This week, delegates from 189 different countries came together for a special meeting of the UN’s World Intellectual Property Organization. The reason: to try to hash out legal ramifications for the use of imagery and other expressions of indigenous culture. That’s right, they’re working to make cultural appropriation illegal.
As the CBC reported, the Intergovernmental Committee on Intellectual Property and Genetic Resources, Traditional Knowledge, and Folklore is meeting for its 34th session this week, attempting to lock down “effective protection” of indigenous culture and combat the exploitation of indigenous intellectual property and patents. This being the UN, things have taken a while: the committee has actually been working on a document specifically meant to protect indigenous intellectual property for the last 16 years.
James Anaya, dean of law at the University of Colorado, told the committee that the document they’re working on should “obligate states to create effective criminal and civil enforcement procedures to recognize and prevent the non-consensual taking and illegitimate possession, sale and export of traditional cultural expressions.”
Anaya also suggested the document pay attention to products that are “falsely advertised” as either made by indigenous nations or signed off by them. This is actually prohibited in the U.S. by the Indian Arts and Crafts Act of 1990, which renders it illegal to sell a product that falsely suggests it was made or produced by indigenous people. It covers both traditional and contemporary indigenous art.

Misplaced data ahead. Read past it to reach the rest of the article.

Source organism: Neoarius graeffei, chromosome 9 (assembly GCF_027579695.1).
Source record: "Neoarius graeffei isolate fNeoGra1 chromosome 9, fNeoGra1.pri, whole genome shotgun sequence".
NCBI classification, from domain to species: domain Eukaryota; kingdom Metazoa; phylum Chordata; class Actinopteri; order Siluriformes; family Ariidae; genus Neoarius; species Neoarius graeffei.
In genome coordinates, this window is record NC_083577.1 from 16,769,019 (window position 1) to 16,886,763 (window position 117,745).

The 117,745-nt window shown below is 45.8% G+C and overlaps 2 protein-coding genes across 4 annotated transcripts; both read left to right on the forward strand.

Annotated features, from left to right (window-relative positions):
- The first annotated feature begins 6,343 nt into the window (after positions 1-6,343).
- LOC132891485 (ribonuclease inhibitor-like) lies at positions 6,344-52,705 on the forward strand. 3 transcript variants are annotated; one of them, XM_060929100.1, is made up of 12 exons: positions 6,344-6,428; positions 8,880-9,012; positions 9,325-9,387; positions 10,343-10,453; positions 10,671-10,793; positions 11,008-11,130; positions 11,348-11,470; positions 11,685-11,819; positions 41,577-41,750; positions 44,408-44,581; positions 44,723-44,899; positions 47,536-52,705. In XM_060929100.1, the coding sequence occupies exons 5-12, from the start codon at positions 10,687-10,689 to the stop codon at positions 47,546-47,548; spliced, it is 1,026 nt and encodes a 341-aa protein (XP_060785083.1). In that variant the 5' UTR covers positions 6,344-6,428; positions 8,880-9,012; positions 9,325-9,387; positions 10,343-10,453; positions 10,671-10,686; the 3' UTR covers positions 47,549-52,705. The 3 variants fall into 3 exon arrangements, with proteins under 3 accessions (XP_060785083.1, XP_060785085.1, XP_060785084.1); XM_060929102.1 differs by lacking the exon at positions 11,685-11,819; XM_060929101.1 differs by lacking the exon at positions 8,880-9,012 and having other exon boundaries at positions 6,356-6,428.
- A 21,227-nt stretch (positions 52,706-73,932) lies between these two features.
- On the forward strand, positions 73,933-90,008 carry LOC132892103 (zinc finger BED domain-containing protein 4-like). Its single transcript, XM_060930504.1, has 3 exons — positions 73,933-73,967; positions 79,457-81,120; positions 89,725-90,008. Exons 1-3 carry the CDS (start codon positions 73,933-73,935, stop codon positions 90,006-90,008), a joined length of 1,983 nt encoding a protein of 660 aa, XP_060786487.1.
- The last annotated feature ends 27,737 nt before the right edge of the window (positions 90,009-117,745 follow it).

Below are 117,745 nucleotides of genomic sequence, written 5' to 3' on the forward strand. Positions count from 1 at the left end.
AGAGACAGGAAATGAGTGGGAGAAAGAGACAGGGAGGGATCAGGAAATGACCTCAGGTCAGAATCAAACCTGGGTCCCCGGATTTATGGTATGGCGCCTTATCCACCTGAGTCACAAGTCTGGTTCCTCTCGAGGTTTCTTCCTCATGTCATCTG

Cultural misappropriation has been an increasingly serious issue in the fashion world, where the use of indigenous designs and prints without permission or acknowledgment has become commonplace. A shining example of this sort of transgression would be Urban Outfitters’ infamous Navajo line, which included “Navajo hipster panties,” and a “Navajo print flask,” among other things. The Navajo Nation, which has registered several trademarks on their name, sued Urban Outfitters over trademark violations and violations of the federal Indian Arts and Crafts Act back in 2012. The case was settled out of court in November of last year.
Just last week, Tory Burch came under fire for selling a coat (initially described as African-inspired) that is nearly identical to a traditional early 1900s Romanian coat on display at the Met’s Costume Institute.
At 2015’s Milan Fashion Week, DSquared2 showcased a horrific “Dsquaw” line. KTZ’s designs from 2015 New York Fashion Week were directly lifted from various indigenous cultures and people, including designer Bethany Yellowtail. Isabel Marant was called out for copping indigenous Mexican designs in one of her collections. And who could forget 2012’s Victoria’s Secret Fashion Show, where Karlie Kloss (who participated in a yellowface photoshoot for Vogue just months ago), strutted down the runway in a traditional headdress and suede, turquoise-encrusted animal print lingerie.
While it’s unclear as to when the the WIPO document will be finalized, it also begs the question of whether or not these designers could be charged with a crime, and how much the document will address designers who claim “inspiration” or “appreciation” as their noble savage-drenched thinly veiled excuses for theft.